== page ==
Grab the green bin. Greta Gerwig’s dropped in one last gift.
Little Women, the seventh cinematic (re)telling of Louisa May Alcott’s much-loved novel, is a perfect film for the dark, weird, listless days that trot along right behind Christmas. It’s Gerwig’s third directorial effort, and the second time she’s written and directed, after the slow-burn brilliance of 2017’s Lady Bird (Saoirse Ronan’s best movie). The ensemble domestic drama follows the troubles and triumphs of the March’s, a contented but economically limited household in Civil War-era Massachusetts, as four sisters and their mother await their pastor patriarch’s return from the conflict, and negotiate the demands of looming womanhood.
With its ribbons, bonnets and generous hearts, Little Women is a perfect piece of Christmas confection, even if its less festively rooted than Gillian Armstrong’s 1995 film, in which Winona Ryder seemed to schlep around in perma-festive snow. Outside the walls of the March house there are brisk walks, the unvaccinated poor, telegram dread, and the occasional dash of frost (watch out for the ice). But inside, the air buzzes with the warm, chaotic affection of sibling proximity. The film manages to be familiar, and fresh; comforting, sad and idealistic. It is abundant in its good will toward wo/men.
Most of you know the outlines of the quartet. Jo (Ronan) is tempestuous, boyish, strong-willed and independent, with some of Lady Bird’s growing pains. She is conflicted and a writer, eventually leaving home to pursue literary ambitions in New York, and she is, naturally, the one Gerwig is most drawn towards. The March narrative is gently bent and layered like a bow, filtered through Jo’s memories and selections, a distancing effect that upsets steady emotional through-lines, but endows events, good and ill, with yearning, melancholy and something like a nostalgia. And through Jo’s vocation the film makes the case for writing, as a limited but redemptive attempt to gather up the shards of life and give them meaning through attention.
Gerwig’s vision is alert to the vexed question of how a woman may make her way in the world, but its modernity lies in its movement. Compared to the 1995 film, the sisters, and Timothée Chalamet’s ‘Laurie’, the idle dilettante in their orbit, are more youthful and dynamic, lighter on their feet. The character distinctions are clearer too: Meg (Emma Watson) is traditional and domestic in her desires, and falls in love with kindness. Florence Pugh returns to period attire after her one-woman warfare against patriarchy in William Oldroyd’s under-seen Lady Macbeth (2016) as Amy, maturer than in the source, if only in years.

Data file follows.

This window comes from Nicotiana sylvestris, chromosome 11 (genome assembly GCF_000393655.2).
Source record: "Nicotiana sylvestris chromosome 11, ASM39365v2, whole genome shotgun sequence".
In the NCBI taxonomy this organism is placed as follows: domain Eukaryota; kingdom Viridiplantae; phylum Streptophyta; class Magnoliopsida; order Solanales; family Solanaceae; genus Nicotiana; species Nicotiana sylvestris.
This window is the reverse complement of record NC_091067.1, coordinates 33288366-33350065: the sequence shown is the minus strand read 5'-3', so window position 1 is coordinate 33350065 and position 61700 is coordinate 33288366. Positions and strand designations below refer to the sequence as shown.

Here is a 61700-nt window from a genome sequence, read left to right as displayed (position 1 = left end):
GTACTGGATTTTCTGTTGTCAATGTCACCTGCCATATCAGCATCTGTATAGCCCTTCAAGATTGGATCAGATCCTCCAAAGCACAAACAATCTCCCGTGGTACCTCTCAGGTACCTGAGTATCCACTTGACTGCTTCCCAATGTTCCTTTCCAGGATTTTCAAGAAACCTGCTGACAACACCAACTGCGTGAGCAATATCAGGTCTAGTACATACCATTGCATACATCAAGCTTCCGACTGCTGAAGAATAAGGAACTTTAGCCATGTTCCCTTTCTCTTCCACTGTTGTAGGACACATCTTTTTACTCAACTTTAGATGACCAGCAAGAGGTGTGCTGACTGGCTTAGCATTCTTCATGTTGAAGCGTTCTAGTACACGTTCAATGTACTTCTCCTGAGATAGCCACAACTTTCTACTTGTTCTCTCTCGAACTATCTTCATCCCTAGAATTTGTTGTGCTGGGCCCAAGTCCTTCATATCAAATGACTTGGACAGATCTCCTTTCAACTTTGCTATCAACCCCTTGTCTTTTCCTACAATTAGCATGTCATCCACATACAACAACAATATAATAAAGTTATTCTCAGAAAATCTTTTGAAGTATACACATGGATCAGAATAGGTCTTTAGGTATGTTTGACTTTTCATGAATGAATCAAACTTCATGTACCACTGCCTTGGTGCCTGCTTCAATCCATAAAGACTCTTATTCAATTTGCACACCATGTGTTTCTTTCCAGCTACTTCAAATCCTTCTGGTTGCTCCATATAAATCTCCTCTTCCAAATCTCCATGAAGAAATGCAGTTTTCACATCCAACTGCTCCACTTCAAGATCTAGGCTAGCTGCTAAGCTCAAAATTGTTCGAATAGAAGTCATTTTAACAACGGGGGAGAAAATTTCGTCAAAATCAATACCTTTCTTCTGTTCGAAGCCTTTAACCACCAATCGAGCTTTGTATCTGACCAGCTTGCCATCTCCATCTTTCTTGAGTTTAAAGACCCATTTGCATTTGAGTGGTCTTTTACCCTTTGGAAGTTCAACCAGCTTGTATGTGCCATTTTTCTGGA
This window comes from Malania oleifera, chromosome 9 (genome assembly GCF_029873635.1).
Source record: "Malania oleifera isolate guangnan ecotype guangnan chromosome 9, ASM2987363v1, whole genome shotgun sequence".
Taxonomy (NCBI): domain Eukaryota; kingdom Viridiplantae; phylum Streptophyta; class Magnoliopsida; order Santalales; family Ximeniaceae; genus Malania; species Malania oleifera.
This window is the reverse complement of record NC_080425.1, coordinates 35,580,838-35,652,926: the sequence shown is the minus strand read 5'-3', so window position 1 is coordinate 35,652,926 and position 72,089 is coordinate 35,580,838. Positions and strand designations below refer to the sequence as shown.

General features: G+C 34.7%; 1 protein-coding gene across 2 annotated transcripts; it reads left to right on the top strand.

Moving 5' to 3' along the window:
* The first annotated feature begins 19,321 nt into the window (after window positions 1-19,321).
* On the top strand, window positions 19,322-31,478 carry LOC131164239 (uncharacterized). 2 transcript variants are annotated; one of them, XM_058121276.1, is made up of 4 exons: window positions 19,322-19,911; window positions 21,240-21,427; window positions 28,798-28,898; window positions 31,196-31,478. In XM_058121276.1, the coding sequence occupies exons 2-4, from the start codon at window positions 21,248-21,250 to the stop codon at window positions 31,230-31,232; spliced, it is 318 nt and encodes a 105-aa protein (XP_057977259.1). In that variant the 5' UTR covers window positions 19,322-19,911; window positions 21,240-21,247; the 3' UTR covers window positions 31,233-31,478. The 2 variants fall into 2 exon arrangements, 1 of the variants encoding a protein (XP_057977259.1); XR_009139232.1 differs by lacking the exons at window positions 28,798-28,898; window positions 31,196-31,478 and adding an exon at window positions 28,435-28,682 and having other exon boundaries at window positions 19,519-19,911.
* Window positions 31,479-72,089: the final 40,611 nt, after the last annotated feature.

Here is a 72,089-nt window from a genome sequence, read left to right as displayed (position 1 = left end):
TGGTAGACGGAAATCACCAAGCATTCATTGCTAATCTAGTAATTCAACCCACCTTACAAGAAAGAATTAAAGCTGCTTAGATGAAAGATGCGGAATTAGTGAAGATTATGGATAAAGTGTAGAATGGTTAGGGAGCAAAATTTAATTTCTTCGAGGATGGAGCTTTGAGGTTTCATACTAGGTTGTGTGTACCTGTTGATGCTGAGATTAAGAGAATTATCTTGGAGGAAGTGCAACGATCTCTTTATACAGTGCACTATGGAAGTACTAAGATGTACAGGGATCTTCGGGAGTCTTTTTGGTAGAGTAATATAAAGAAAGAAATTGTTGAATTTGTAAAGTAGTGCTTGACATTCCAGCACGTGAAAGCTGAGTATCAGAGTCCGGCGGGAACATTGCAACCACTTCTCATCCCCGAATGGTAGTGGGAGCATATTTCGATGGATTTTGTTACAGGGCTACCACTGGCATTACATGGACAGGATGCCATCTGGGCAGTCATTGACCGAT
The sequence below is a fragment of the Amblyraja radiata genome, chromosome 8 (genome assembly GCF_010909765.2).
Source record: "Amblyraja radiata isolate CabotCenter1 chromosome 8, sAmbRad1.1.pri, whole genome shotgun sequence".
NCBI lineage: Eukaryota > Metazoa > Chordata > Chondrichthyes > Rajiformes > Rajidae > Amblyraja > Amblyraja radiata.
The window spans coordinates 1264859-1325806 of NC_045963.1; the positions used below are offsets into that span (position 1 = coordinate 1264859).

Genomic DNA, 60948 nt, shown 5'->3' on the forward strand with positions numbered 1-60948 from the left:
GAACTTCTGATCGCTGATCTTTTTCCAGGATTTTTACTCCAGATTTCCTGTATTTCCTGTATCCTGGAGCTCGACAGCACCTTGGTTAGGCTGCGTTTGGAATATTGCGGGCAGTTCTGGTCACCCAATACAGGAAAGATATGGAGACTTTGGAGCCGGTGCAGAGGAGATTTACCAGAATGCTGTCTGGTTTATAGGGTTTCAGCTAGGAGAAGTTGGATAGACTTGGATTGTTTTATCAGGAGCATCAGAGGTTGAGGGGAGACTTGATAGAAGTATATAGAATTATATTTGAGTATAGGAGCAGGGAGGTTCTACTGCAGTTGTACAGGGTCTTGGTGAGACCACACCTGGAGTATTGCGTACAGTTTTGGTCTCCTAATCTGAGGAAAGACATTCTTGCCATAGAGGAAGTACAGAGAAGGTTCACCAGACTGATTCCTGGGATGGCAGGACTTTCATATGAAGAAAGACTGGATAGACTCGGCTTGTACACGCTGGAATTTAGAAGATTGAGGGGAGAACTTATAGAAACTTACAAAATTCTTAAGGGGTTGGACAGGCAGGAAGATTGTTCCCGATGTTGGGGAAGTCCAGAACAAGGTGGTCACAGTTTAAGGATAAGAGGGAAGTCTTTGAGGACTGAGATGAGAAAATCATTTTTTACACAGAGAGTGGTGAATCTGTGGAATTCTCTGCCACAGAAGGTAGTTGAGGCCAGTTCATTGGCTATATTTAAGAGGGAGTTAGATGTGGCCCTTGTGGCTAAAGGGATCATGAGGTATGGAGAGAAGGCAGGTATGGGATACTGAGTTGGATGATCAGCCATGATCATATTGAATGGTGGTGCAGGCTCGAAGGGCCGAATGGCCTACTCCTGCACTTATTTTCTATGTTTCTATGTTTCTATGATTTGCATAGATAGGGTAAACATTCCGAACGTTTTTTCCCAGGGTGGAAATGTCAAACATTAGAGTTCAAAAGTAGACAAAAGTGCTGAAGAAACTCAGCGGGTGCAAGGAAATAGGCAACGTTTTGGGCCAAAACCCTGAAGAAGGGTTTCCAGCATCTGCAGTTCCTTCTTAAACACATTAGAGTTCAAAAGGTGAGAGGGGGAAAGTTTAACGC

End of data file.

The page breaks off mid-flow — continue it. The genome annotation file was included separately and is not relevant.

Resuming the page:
Amy is prone to wildness, passionate about painting, but convinced of her diminutive creative status next to the marriage-scorning, ink-fingered Jo. And there’s Beth (Eliza Scanlen), sensitive to failings in virtue, who burrows her wants deeper down than the others. Presiding over the brood is Marmee March, displaying the sort of layered, intensely likeable nobility Laura Dern excels at. The sisters bicker and joke and put on little plays in their house, textured and buoyant portraits of frivolity’s last gasps.
Jo and Laurie are united by natural chemistry, and a shared resistance to the weights of adulthood. For her, the prospect suggests marriage, confinement, and compromise. The bluntest realism on the question of matrimonial economics comes from Amy, who lays out her limited options for the privileged Laurie, a world-class lounger. The question returns later, in the meta-framing of the novel and its publication, with creative and financial control marked as key girders for self-actualisation.
Like any good Christmas movie, Little Women is interested in, and animated by, virtue. It is a celebration of sisterhood in the literal and broad senses of the word; it’s beautifully rendered, with a rich sadness that still makes room for the miraculous. Life is hard. We won’t get exactly what we want. We might, in fact, be much, much luckier.
Little Women is out on general release.